Canadian air passengers could soon be compensated for delays and lost luggage.
Minister of Transport Marc Garneau announced on Monday that the Government of Canada is one step closer to providing new air passenger protection rights for Canadians.
The Transportation Modernization Act amended the Canada Transportation Act to give the Canadian Transportation Agency (CTA) the authority to make regulations that will prescribe minimum compensation levels and standards of passenger treatment under certain circumstances, according to the federal government.
This will include flight and tarmac delays, cancellations and denied boarding (including bumping), lost or damaged baggage, and the seating of children under the age of 14.
“Our government’s goal is simple, it’s to provide air travellers with fair and balanced passenger rights, the ones that they deserve,” said Garneau at a press conference on Monday.
“Buying an air ticket can be a big expense for Canadian families, and we expect the airline to honour their end of the deal. An airline ticket is a contract for service and it imposes obligations on both the airline and the traveller.”
And to ensure full passenger protection, the regulations would apply to all flights to, from, and within Canada, including connecting flights. It would also apply to both large and small airlines.
The proposed regulations would require that passengers be informed of their rights in a timely, clear and accessible way. As well, airlines would be required to pay passengers compensation for flight delays or cancellations that are in their control and not related to safety. Passengers would be entitled to compensation based on the length of delay at arrival, as per the government:
If passengers are denied boarding for a reason that is within the airline’s control and is not required for safety – for example, commercial overbooking or a change in aircraft due to scheduled maintenance – they would be entitled to compensation. The compensation would be based on length of delay at arrival.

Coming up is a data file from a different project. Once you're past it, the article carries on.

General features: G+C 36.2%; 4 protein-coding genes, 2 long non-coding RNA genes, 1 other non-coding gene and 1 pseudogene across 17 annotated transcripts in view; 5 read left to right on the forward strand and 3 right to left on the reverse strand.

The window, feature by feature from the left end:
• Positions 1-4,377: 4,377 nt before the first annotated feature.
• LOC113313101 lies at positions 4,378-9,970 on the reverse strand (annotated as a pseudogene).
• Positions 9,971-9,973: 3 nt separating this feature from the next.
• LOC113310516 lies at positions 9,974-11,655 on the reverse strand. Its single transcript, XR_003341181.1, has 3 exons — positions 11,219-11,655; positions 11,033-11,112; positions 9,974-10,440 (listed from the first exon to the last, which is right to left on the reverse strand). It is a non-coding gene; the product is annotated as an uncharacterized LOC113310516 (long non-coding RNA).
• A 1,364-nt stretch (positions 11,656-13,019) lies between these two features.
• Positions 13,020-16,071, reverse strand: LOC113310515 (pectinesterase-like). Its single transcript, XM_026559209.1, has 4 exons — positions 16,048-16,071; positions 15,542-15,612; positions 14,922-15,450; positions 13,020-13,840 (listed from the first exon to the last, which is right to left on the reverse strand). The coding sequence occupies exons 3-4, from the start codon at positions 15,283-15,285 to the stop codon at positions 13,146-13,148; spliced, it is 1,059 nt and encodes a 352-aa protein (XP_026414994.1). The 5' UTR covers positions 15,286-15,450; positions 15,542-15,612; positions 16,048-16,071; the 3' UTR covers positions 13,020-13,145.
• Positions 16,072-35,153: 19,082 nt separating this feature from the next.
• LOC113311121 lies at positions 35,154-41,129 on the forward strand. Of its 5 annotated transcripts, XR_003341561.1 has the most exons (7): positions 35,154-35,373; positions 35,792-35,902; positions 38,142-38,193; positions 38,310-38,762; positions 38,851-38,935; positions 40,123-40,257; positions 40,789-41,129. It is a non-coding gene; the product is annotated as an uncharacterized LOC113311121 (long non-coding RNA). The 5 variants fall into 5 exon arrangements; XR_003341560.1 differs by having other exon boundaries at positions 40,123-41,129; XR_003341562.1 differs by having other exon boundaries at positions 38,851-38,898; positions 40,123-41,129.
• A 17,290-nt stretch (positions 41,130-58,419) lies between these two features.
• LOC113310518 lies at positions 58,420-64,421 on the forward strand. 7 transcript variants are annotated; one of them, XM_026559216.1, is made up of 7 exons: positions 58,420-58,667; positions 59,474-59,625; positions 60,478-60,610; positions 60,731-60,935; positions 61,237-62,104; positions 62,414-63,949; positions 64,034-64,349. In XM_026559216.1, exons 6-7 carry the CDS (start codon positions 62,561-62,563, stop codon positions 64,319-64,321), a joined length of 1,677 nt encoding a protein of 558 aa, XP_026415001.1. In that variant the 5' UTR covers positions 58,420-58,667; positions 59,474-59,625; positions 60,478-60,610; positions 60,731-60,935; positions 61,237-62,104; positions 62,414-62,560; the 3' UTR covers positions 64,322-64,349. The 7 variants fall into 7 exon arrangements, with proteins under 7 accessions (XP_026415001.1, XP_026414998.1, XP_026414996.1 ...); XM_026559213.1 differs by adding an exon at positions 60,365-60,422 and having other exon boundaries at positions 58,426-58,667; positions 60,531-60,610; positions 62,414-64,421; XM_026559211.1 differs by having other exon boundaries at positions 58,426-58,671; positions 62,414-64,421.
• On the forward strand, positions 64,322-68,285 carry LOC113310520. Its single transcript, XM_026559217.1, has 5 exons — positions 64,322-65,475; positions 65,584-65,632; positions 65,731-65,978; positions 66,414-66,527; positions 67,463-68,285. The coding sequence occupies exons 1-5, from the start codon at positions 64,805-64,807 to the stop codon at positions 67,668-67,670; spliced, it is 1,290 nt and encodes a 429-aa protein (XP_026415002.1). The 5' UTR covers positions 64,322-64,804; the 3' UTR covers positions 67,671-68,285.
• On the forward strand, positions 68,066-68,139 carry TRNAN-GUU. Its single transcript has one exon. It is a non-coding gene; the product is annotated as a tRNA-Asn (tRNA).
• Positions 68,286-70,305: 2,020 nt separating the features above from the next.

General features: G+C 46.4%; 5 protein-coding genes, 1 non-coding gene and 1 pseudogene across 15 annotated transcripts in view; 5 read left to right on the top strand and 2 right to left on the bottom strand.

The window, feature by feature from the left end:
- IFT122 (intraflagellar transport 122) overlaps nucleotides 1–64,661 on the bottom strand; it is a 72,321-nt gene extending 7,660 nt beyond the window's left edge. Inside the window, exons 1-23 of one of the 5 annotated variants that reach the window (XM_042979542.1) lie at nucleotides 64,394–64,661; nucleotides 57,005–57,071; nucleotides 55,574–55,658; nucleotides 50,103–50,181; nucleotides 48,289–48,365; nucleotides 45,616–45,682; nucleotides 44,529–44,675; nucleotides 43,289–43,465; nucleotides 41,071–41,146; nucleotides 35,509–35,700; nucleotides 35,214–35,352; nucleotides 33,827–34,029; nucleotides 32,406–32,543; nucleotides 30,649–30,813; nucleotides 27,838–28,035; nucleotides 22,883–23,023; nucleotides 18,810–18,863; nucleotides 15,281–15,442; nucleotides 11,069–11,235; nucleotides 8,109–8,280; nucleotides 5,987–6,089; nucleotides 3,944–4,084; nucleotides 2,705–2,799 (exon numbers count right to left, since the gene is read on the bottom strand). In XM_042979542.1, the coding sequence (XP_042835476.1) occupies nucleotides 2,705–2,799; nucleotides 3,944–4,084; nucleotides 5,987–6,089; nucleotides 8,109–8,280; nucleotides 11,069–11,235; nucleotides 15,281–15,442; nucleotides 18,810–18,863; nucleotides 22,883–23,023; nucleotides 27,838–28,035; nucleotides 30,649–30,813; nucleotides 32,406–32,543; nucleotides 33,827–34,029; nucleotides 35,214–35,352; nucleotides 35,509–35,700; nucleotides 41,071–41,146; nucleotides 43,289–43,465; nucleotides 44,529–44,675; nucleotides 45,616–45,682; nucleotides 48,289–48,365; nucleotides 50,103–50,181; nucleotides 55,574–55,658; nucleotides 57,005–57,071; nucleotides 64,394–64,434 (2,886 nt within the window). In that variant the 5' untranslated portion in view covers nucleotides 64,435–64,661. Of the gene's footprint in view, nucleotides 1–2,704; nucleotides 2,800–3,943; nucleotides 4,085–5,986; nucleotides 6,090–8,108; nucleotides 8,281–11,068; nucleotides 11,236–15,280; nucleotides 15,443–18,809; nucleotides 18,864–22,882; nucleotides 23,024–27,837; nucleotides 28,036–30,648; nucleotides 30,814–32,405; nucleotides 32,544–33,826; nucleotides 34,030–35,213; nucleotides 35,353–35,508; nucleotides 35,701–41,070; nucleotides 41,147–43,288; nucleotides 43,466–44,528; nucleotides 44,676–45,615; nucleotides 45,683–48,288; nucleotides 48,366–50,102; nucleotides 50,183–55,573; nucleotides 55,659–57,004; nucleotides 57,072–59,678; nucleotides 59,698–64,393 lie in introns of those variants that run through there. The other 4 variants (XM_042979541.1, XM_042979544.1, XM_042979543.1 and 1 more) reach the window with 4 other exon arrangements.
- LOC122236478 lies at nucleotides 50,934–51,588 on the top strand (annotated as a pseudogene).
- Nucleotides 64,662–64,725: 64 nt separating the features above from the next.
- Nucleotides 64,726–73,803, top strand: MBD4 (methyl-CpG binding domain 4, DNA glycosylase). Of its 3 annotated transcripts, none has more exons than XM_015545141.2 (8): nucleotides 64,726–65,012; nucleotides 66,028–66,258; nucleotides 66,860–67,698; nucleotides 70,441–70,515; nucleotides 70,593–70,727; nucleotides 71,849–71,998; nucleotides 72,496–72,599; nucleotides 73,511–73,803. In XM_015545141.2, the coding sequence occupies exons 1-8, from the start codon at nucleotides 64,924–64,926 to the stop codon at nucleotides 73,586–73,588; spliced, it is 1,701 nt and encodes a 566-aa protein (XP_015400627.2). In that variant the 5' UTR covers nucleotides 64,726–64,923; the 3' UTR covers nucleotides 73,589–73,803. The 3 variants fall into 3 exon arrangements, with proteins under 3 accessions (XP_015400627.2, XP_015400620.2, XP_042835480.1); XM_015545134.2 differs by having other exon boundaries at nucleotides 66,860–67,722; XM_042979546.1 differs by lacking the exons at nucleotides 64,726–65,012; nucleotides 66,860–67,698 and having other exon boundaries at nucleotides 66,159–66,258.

Under the proposed regulations, airlines can be held liable for baggage that is damaged or lost during international travel, up to approximately $2100. To provide better protection to passengers travelling within Canada, the federal government says this would apply to domestic travel as well.
And for children, airlines would have to facilitate, at no extra cost and at the earliest opportunity, the seating of children under 14 years of age in close proximity to their parent or guardian.
“We all know someone who has had a negative flight experience, except for circumstances which are beyond their control, we’re going to make sure that airlines treat their passengers with the respect they deserve and live up to their commitments,” said Garneau.
As of December 22, Canadians can visit Canada Gazette Part I to comment on Transport Canada’s proposed regulations on the collection of air travel performance data from air service providers.
It is expected that the final regulations will come into force in summer 2019.
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